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We need some global one time setup code in our test suite. We can do it more than once but it takes quite some time.

  • It's required by all fixtures so [TestFixtureSetUp] does not work. It has to run before all [TestFixtureSetUp] code.

  • Put it in Main() since we keep test assemblies as executables. However Main doesn't get executed under GUI client.

  • Creating a separate class with a static constructor for initialization only works when you reference the class which we do not favor doing in each and every class.

  • Inheriting all test fixtures from a base class and adding a static constructor to it causes multiple calls to the init code.

Now given the circumstances, I have two questions:

1) Is "global setup" a very bad idea that it's not supported by NUnit?

2) What's the least painful, most common way to achieve this?

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1  
By the way for those who wonder, MBUnit supports "AssemblyFixture" classes whose fixture setup code is run once per assembly. I know my question was about NUnit but anyone who's thinking about a switch should consider that as well. – Sedat Kapanoglu Apr 27 '11 at 6:33
up vote 65 down vote accepted

[SetUpFixture]

This is the attribute that marks a class that contains the one-time setup or teardown methods for all the test fixtures under a given namespace.

The SetUp method in a SetUpFixture is executed once before any of the fixtures contained in its namespace. The TearDown method is executed once after all the fixtures have completed execution.

Assembly wide initialization. If you don't put the class in any namespace, it will apply to all tests in the assembly.

eg.

// using statements

[SetUpFixture]
public class GlobalSetup {
  [SetUp]
  public void ShowSomeTrace() {
    Trace.WriteLine("It works..."); // won't actually trace
  }
}

http://www.nunit.org/index.php?p=setupFixture&r=2.4

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Oh I thought SetUpFixture and TestFixtureSetUp were the same thing, one being deprecated. That's the answer, thanks! – Sedat Kapanoglu Apr 29 '11 at 11:15
10  
It says this in the docs, but to point it out explicitly..... If you don't put this class into a namespace at all, it will be used for "assembly wide" setup/teardown. – Greg Biles Oct 4 '11 at 14:43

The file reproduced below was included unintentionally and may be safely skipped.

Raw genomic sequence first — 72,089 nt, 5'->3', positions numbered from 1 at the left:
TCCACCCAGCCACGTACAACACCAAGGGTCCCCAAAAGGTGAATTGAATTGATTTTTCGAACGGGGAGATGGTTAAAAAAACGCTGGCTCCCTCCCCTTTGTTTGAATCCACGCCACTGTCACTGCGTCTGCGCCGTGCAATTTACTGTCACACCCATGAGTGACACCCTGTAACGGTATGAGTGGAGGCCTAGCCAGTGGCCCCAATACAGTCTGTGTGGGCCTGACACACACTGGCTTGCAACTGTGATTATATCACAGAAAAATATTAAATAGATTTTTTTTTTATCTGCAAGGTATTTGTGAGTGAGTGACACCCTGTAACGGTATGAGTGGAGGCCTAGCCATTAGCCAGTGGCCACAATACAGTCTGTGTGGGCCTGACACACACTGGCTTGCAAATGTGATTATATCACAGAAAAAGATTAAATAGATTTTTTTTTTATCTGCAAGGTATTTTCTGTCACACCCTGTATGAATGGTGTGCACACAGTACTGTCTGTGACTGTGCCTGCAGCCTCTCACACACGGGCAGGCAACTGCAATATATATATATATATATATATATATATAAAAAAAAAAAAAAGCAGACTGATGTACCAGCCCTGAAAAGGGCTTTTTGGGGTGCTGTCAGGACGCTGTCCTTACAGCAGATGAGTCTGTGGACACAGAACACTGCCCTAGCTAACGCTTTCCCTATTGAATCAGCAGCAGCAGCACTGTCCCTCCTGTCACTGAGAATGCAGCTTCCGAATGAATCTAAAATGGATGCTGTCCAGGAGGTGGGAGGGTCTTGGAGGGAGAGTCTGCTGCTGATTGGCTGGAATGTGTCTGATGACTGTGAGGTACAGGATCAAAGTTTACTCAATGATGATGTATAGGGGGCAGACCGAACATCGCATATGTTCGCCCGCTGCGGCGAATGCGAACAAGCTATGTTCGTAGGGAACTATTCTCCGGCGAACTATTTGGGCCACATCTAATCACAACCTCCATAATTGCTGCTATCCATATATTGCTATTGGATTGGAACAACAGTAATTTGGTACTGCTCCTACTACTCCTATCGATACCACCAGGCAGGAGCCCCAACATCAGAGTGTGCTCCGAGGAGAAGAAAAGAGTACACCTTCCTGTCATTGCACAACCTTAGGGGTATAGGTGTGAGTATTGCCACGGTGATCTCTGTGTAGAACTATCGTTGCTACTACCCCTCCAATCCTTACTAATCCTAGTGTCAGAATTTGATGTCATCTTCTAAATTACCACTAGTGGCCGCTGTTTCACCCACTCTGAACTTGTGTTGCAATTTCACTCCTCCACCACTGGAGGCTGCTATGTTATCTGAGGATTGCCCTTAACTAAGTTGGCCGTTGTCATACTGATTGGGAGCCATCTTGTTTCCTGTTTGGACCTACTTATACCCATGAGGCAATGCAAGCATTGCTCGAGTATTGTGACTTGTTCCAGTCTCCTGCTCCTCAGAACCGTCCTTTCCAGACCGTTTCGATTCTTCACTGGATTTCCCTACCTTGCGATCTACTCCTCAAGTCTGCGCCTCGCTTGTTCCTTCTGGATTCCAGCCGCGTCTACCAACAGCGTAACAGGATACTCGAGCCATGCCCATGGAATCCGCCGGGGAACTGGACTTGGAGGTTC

@GregB I've added your comment into the actual answer, cheers. – ashes999 Jan 24 '13 at 20:30
    
@GregB Thanks so much! Your small comment was more helpful than the few dozens threads/articles I read to solve my problem :) – Shautieh Dec 6 '13 at 16:22
    
Although it should't be overused it is useful for setting up eg. a logging framework – JacobE Oct 31 '15 at 10:42

As stated in my comment, you can achieve assembly wide init by using a SetUpFixture located on the assembly level. I needed this to turn off the UI on the default trace listener:

[SetUpFixture]
public class AssemblySetup
{
    [SetUp]
    public void Setup()
    {
        var traceListener = Debug.Listeners.Cast<TraceListener>().FirstOrDefault(listener => listener is DefaultTraceListener) as DefaultTraceListener;

        if (traceListener != null)
            traceListener.AssertUiEnabled = false;
    }
}

More about assembly or namespace setup: http://www.nunit.org/index.php?p=setupFixture&r=2.4

Note: As pointed out by others, don't use this to corrupt isolation between your tests.

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I don't think there is a nice, built in way to achieve it unfortunately - probably because NUnit is meant to be used for unit tests mainly, and you shouldn't need any global setup for unit tests (everything should be locally mocked in every test fixture).

It is however quite common to use NUnit for integration tests, and there it is very common to have a global setup - as in your case. There are a few reasonable options here:

  1. On my current project we usually do in in the msbuild script that is running the tests. The benefits are that you don't need to remember about any special setup when you write new tests. The downside - you have to make sure you have everything set up when you run the tests from IDE.

  2. If the above is not an option you can use your last idea - to inherit the tests from a common base class. The base class could then reference a singleton class (you can find i.e. Jon Skeets article on how to implement a singleton), which would do the setup. This way it will be run only once.

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I want to set "AssertUIEnabled" to false on the default trace listener so that I don't get a popup if an assertion fails somewhere in the code stack. This is something I want to do once and I want it to happen for all tests. – Marius Feb 9 '11 at 8:03
1  
I'm testing an MVC3 app that uses ActiveRecord, which I need to initialize, once, before running all tests -- how's that for a good use case? :) – ashes999 Nov 14 '11 at 19:30

1) I guess it depends on the context. I've never needed a global setup on any project, but I can imagine scenarios, e.g. an app that only reads data, and a common, global data setup.

2) You could make your global setup, e.g. in the fixture base you mention, stateful. I.e. have a HasRun property or the like that is checked before execution.

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